“We’re trying to get away from a bureaucratic culture, and stop being risk averse and instead have a can-do attitude. There’s an energy behind this programme because people realise we’re in the last-chance saloon.”
That realisation is shared by his colleagues, from archbishops past and present to fellow bishops, with Julian Henderson, the Bishop of Blackburn, speaking of the need for the Church “to reinvent ourselves for the twenty-first century” and Tim Thornton, the Bishop of Truro, warning that it only has “10 years to do something”.
The situation facing the Catholic Church is no less perilous. Over the past decade, the number of people attending Mass in England and Wales has fallen by nearly 15 per cent from 985,000 in 2001 to 849,000 in 2012.
However, Gerry Stacey, research manager at Christian Research, believes that the Catholic Church is currently better suited to handle the decline because of its concentration in urban areas.
“The Church of England still maintains a structure that dates back centuries, having a presence in almost every village in the country. Catholics have a smaller number of churches but tend to have much larger congregation sizes.”
In the diocese of Leeds, churches with congregations of fewer than 200 people were closed by the previous bishop following a consultation that decided they were no longer viable. If such a policy was followed in the Church of England, hundreds of churches in rural areas would be forced to close.
But Stacey is concerned that these Anglican parishes are already being cast adrift. “There is a feeling that the rural churches have got left behind. They are much smaller and so tend to get neglected. Bishops are often out of touch with what is going on in the rural communities.”
He warns that the parish system is not sustainable as it currently operates, nor can the Catholic Church survive unless it addresses the lack of men entering the priesthood.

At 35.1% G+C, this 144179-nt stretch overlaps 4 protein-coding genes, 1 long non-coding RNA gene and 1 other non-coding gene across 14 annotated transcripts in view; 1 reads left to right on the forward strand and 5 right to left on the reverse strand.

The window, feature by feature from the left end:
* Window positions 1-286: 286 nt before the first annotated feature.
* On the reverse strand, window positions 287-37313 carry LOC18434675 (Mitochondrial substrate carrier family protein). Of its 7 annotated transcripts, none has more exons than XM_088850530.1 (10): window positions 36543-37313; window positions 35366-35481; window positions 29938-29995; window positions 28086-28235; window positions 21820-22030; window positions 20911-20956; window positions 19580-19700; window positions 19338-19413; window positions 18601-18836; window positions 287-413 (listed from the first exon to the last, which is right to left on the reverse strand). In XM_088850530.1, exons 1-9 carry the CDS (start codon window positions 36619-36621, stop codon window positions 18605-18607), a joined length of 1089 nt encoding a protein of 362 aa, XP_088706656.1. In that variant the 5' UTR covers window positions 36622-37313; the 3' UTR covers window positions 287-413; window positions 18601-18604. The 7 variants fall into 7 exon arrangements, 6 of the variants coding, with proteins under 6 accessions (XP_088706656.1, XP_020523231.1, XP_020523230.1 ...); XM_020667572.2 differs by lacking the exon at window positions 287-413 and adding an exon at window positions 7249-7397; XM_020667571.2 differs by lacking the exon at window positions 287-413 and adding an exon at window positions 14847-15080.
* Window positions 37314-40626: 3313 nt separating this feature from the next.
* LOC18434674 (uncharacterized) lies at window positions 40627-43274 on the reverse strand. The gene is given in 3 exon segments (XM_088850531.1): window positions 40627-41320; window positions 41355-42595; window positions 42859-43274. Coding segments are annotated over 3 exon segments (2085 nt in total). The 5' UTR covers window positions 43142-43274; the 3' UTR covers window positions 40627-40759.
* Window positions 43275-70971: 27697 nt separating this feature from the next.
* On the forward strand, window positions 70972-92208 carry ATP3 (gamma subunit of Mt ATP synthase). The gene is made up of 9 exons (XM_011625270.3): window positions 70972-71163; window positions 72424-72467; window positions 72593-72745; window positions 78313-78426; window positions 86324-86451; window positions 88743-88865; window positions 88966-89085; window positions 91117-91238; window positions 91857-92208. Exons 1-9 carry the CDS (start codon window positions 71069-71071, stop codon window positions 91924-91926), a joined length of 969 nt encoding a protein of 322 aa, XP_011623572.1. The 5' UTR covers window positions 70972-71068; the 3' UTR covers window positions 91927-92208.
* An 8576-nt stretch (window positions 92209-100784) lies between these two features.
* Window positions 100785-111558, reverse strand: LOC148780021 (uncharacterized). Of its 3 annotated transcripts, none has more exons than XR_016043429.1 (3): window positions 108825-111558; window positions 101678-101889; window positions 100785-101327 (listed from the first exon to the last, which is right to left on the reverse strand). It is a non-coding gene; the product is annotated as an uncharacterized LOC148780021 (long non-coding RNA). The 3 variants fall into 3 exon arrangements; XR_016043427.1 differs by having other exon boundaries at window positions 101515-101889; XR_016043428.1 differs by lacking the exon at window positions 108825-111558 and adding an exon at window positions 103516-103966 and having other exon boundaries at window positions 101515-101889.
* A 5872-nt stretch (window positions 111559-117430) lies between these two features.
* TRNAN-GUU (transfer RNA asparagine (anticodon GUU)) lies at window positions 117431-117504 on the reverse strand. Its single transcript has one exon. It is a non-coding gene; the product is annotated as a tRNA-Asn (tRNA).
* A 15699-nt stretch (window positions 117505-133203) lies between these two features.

The Church of England is at least conscious of the size of the task facing it. Writing earlier this year, Justin Welby and John Sentamu, the Archbishops of Canterbury and York respectively, said “the urgency of the challenge facing us is not in doubt”. As encouraging as the ordination figures are, 40 per cent of parish clergy are due to retire over the next decade. To tackle this, they have called for an increase of at least 50 per cent in ordinations from 2020 and also a “rapid development of lay ministries”.
Meanwhile, in the Catholic Church, Clare Ward, the home missions adviser for the Bishops’ Conference, says lay people have a vital role to play in witnessing to their communities. Referring to this month’s Proclaim 15 event which brought together 900 leaders from across the country, she is optimistic that it represents an important step in “helping Catholics becoming more confident in sharing their faith”.
The Church may be struggling to attract more priests, but she says it’s important to remember that everyone has a role to play in mission. “There’s a call for lay people to evangelise. The mission of the Church isn’t dependent on one part.”
As far as the priests’ shortage is concerned, a number of bishops – most of them retired – have said that the ordination of married men should be considered.
The Bishop Emeritus of Portsmouth, Crispian Hollis, in a letter to The Tablet last month [July], says he is often struck by the difficulty posed today by lines in Our Father: “I fear we are in danger of becoming a Church in which the celebration of the Eucharist – the “daily bread” – and the Sacrament of Reconciliation – the “forgiveness of trespasses” – will become increasingly difficult because of the shortage of priests and the overstretching of those already engaged in their generous ministry.”
Dr Joseph Shaw, chairman of the Latin Mass Society, says the need for an upturn in ordinations cannot be underestimated. “If we don’t have priests, we don’t have the sacraments,” he says. “The laity can be as evangelical as they like but ultimately you need to get people into church and they need pastoral care.”
Bishops are becoming more empathetic to the issues facing priests, he believes, adding that crucially seminaries are finally providing the training needed to prepare men for the priesthood. Dr Shaw is hopeful that though the numbers coming forward for ordination may still be small, those making the sacrifice are motivated by a strong sense of vocation.
“These are young men of a different stamp,” he says. “They are fired by priestly service. They are interested in spirituality and they’re interested in converting the world.”
How many priests make a church?